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I have a function $$f(x)=\frac{1}{x^2+1}$$ defined for $x\geq 0$. In one of the paper it is represented by its concave representation which is given below $$f'(x)\simeq -x^2+2\left(1-\frac{1}{(x_0^2+1)^2}\right)xx_0+\frac{1}{x_0^2+1}+\frac{2x_0^2}{(x_0^2+1)^2}-x_0^2$$ where the approximation is evaluated at $x=x_0$. I tried to get it through second order Taylor approximation but my expression does not match with it. Any help in this regard will be much appreciated.Thanks in advance.

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    $\begingroup$ You mention $a$ and $b$ are positive constants, but I don't see them anywhere in your question. $\endgroup$ – Toby Mak Mar 8 '18 at 8:57
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    $\begingroup$ @TobyMak thank you for your correction comment. I have removed them from my question. $\endgroup$ – Frank Moses Mar 8 '18 at 9:01
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    $\begingroup$ According to Wolfram Alpha, the Taylor series at $x=a$ is $\frac{1}{a^2+1} - \frac{2a(x-a)}{(a^2+1)^2}$. Subtracting this from the approximation gives $-(a-x)^2$, which approaches $0$ as $x$ approaches $a$. $\endgroup$ – Toby Mak Mar 8 '18 at 9:10
  • $\begingroup$ @TobyMak yes at $x=a$ they give same answer but at other points their answer are different. For example I tried to check for $x_0=2$ case. For this case the Taylor expansion provides a convex looking function while the above equation(in my post) provides a concave function over all values of $x$ $\endgroup$ – Frank Moses Mar 8 '18 at 9:16
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$$f(x)=\frac{1}{x^2+1}\quad\implies\quad f'(x)= -\frac{2x}{(x^2+1)^2}$$ The approximation evaluated at $x=x_0$ is proposed as : $$f'(x)\simeq -x^2+2\left(1-\frac{1}{(x_0^2+1)^2}\right)xx_0+\frac{1}{x_0^2+1}+\frac{2x_0^2}{(x_0^2+1)^2}-x_0^2$$ So, at $x=x_0$ the above formula gives : $$f'(x_0)\simeq -x_0^2+2\left(1-\frac{1}{(x_0^2+1)^2}\right)x_0x_0+\frac{1}{x_0^2+1}+\frac{2x_0^2}{(x_0^2+1)^2}-x_0^2$$ After simplification : $$f'(x_0)\simeq \frac{1}{x_0^2+1}$$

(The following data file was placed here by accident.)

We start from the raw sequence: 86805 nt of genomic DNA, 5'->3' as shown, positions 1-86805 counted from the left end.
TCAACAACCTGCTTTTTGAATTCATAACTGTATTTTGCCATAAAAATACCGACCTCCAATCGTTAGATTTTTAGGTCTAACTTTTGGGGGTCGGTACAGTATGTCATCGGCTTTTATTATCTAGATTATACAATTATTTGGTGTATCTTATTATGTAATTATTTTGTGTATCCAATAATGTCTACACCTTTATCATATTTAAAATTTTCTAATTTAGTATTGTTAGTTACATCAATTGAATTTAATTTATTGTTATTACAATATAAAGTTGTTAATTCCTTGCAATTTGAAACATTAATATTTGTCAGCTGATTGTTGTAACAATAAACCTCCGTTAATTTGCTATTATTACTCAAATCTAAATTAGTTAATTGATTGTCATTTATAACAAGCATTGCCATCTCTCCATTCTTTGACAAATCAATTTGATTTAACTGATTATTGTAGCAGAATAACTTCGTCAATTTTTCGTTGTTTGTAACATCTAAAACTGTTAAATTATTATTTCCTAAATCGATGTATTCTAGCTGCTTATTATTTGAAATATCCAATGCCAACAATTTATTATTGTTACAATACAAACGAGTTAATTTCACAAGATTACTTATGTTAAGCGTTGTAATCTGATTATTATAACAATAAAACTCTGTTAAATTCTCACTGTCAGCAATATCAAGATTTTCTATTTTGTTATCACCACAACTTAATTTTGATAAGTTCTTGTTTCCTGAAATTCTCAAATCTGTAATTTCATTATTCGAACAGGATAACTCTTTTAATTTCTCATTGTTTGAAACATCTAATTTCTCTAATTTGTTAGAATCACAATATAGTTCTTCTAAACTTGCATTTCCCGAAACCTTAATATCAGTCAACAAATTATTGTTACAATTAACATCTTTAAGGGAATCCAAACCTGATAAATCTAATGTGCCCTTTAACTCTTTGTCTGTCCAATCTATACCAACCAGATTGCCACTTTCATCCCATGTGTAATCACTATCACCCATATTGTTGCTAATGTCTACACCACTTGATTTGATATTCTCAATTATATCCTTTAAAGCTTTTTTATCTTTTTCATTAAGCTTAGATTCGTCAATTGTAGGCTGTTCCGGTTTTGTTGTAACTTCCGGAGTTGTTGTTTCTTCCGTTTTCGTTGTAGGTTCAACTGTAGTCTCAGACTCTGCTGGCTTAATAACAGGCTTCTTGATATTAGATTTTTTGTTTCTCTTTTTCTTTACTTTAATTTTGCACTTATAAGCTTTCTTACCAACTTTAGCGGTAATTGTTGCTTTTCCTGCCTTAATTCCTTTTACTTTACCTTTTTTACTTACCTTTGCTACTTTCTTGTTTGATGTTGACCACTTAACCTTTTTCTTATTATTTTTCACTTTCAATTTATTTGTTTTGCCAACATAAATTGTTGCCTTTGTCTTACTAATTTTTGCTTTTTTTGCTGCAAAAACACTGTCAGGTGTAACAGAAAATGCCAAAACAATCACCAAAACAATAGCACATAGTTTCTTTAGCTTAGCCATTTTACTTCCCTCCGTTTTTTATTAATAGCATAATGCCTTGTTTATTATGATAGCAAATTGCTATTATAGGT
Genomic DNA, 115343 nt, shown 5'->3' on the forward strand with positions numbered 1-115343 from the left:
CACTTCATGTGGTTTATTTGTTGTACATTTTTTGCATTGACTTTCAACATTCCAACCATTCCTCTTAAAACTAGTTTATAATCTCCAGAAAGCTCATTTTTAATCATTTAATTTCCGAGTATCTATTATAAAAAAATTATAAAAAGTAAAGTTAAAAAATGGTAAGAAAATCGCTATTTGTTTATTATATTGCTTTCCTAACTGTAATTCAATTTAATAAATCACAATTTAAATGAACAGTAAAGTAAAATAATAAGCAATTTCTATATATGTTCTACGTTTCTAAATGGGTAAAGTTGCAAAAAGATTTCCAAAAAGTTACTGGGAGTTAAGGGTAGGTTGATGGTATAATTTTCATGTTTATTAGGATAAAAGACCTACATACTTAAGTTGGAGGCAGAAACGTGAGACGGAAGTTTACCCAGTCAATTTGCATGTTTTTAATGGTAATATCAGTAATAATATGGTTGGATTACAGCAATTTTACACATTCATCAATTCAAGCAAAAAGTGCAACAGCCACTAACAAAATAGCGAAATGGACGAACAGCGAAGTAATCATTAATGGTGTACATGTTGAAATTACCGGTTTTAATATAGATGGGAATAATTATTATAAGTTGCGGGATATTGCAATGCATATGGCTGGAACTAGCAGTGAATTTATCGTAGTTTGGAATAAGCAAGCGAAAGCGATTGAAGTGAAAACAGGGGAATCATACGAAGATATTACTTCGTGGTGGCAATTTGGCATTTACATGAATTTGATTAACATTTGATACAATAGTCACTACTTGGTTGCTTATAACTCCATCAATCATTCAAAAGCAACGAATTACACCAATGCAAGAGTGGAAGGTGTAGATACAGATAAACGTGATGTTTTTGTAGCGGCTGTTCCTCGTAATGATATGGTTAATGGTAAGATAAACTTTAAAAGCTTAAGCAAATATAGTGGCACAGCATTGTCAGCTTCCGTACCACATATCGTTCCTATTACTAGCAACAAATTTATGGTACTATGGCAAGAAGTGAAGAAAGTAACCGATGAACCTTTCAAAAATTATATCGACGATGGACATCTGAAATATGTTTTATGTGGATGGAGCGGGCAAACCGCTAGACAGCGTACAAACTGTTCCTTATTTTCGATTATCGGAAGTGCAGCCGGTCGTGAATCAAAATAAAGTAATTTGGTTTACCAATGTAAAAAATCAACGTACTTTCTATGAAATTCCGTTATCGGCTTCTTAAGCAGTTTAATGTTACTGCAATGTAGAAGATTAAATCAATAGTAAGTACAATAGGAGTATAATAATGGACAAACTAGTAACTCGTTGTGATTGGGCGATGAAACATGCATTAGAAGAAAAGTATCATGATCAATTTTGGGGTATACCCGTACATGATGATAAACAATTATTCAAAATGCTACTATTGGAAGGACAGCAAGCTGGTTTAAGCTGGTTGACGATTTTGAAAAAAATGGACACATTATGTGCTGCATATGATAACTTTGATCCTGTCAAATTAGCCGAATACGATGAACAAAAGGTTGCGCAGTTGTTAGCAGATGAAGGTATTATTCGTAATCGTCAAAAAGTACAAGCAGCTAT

If the proposed approximation was true, we should have $\quad f'(x_0)=-\frac{2x_0}{(x_0^2+1)^2}$

So, the proposed approximation is obviously false.

It seems that this is an approximation for $f(x)=\frac{1}{x^2+1}$, not for $f'(x)$. Probably a typo.

NOTE :

Even supposing that the proposed formula is an approximation for $f(x)$, it doesn't correspond exactly with the first terms of the Taylor series.

The first terms of the Taylor series are : $$f(x)=\frac{1}{x^2+1}\simeq \frac{1}{x_0^2+1} -\frac{2x_0}{(x_0^2+1)^2}(x-x_0)-\frac{1-3x_0^2}{(x_0^2+1)^3}(x-x_0)^2+...$$ or, rearranged as : $$f(x)\simeq -\frac{1-3x_0^2}{(x_0^2+1)^3}x^2-\frac{8x_0^3}{(x_0^2+1)^3}x+\frac{1+3x_0^2+6x_0^4}{(x_0^2+1)^3}$$ This draw us to think that the textbook approximation doesn't comes from a Taylor series expansion, but from another method of fitting, for example least mean squares. Since the range of $x$ where such regression calculus was carried out isn't specified, it is impossible to reproduce it. Of course, the validity of the approximate formula is limited to a range of $x_0$ depending on the unknown range of the regression calculus. For example, if the approximation is bad in case of $x_0=2$, this means that $x_0=2$ is outside the range that was taken into account for the calculus of the formula.

All those approximate functions are valid only on a small range of $x$ around $x_0$ as one can see on the next figures :

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enter image description here

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  • $\begingroup$ you are right I just used $'$ to mean approximation I forgot that it is also used as to represent the first derivative $\endgroup$ – Frank Moses Mar 9 '18 at 8:17
  • $\begingroup$ @Frank Moses : See the comment in addition to my first answer. $\endgroup$ – JJacquelin Mar 9 '18 at 9:19

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